The diagnosis was laminitis in both front feet, the right worse than the left.
According to the website http://www.laminitisresearch.org, laminitis is the most serious disease of the equine foot, causing pathological changes in anatomy that lead to long lasting, crippling changes in function. “It is the second biggest killer of horses after colic,” the site explains. “Scientific understanding of laminitis is incomplete and the horse owner often becomes committed to the symptomatic treatment of a chronic condition that inexorably deteriorates.”
In a healthy horse, the distal phalanx (coffin or pedal bone) is attached to the inside of the hoof by a tough, flexible, suspensory apparatus. The inner hoof wall is folded into leaf-like lamellae (laminae) to increase the surface area. A horse has laminitis when these lamellae suddenly fail.
“Without the distal phalanx properly attached to the inside of the hoof, the weight of the horse and the forces of locomotion drive the bone down into the hoof capsule,” the laminitis website explains. “Important arteries and veins are sheared and crushed and the corium of the coronet and sole is damaged. There is unrelenting pain in the feet and a characteristic lameness.”
The development of laminitis is what eventually led to Barbaro's euthanization after the colt shattered a leg in the 2006 GI Preakness S.
Bal a Bali's case was complicated by the fact that he was required to remain under quarantine conditions during transport and treatment. He was shipped by private van to the Palm Beach Equine Clinic, where no quarantine stable existed, so an entire barn had to be cordoned off to house him.
“It was definitely hour to hour,” Keith said.
Dr. Weston Davis, DVM, led the treatment team at Palm Beach, and Dr. Vernon Dryden, DVM, of Rood & Riddle Equine Hospital in Lexington, was called in to consult. When it was suggested that Bal a Bali would benefit from a portable cold water spa that the clinic didn't have, Porter located one and ordered it to be shipped down from Orlando.
Bal a Bali's new owners also paid for stem cell treatment, which can be cost-prohibitive in many laminitis cases. In this procedure, mesenchymal stem cells are collected and processed from a horse's own bone marrow, then delivered into a capillary above the hoof to speed healing. The procedure often has to be repeated several times.
“I wasn't holding out a lot of hope when this first happened,” Porter admitted. “The first week or two I thought it was going down the drain. At that point I just thought we were trying to save the horse's life. As things progressed, we started to get some positive news, so we got our hopes up.”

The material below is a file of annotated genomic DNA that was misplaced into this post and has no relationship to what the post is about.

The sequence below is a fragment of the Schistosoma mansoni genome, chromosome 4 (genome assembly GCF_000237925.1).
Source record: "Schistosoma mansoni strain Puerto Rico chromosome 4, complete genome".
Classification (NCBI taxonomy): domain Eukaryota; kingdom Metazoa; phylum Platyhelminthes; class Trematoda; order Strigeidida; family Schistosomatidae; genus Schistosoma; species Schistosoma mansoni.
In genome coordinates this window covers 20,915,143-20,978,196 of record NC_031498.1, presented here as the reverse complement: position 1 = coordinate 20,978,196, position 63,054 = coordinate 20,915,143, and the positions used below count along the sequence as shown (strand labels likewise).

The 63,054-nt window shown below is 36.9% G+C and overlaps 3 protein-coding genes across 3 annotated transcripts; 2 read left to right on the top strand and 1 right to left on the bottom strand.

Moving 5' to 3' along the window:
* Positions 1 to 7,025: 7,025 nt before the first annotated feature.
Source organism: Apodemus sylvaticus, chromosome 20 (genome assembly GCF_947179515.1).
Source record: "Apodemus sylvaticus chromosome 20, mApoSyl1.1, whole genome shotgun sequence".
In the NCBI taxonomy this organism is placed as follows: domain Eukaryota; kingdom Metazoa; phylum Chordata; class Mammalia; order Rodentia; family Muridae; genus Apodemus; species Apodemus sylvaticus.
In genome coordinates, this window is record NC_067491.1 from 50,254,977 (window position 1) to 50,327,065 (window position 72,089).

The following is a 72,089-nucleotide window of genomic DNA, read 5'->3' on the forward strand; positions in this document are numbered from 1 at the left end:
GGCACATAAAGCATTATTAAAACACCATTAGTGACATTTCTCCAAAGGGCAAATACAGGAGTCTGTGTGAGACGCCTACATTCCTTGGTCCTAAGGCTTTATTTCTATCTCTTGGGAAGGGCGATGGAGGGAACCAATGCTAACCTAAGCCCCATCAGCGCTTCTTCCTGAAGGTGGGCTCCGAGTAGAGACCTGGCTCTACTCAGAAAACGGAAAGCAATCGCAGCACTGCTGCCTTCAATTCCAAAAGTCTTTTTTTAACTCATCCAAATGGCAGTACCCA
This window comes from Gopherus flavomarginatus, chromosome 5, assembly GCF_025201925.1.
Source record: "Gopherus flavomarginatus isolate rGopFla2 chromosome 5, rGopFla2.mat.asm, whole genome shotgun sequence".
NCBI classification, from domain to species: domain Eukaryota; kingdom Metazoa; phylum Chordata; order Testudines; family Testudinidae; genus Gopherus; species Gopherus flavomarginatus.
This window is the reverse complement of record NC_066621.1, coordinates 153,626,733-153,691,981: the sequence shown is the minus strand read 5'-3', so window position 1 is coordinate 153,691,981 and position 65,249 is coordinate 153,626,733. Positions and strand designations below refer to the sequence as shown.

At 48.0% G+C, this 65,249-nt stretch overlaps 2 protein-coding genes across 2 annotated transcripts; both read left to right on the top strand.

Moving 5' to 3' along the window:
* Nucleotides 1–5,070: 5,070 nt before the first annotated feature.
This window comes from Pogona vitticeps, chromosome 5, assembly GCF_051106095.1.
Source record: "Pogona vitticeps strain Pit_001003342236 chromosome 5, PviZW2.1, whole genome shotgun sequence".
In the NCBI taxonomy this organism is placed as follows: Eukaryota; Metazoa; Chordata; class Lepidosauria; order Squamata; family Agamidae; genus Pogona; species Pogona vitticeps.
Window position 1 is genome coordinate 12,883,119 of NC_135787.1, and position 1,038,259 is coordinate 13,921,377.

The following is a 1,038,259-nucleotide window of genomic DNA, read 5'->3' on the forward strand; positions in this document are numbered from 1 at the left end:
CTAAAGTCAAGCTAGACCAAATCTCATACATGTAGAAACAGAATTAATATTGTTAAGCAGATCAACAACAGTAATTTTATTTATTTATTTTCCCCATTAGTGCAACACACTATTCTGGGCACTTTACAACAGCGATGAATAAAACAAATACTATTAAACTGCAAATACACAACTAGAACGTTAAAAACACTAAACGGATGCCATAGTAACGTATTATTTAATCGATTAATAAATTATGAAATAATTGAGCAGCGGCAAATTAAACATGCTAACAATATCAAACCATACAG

After about a month, the vets said that the amount of rotation in the coffin bones adjoining Bal a Bali's hooves was so minimal that he would one day be able to continue training. Eventually, Porter said, the bones went back to their normal positions.
On Sept. 13, a recovering Bal a Bali was vanned to from Palm Beach to Siena Farm in Paris, Kentucky. There was a cold-water spa there to continue that treatment. Additionally, the vets tried maggot debridement therapy.
In this procedure, fly larvae are imbedded in gauze and wrapped over the infected site. When the maggots hatch, they selectively consume dead, decaying tissues but do not disturb healthy flesh. It is believed that the maggots also stimulate the formation of new tissues and blood vessels, which further aids healing.
“The maggots' job is to eat flesh, so it actually cleans up the foot. My understanding is that they are grown in a lab and very clean. It was interesting,” Keith said.
Mandella flew to Lexington to take stock of Bal a Bali. He said he had never met Porter or Anthony Manganaro, the founder of Siena Farm, prior to this interaction, and that he had been flattered months previously when they cold-called him to inquire about training their Brazilian import. (Porter said Mandella was chosen based on his documented success with South American horses dating back to the 1990s.)
“There was lots of discussion, teamwork, and an open and productive exchange of ideas,” Mandella said. “The way it should be.”
On Jan. 3, 2015, Bal a Bali was vanned to WinStar Farm in Versailles, Kentucky, to resume light training.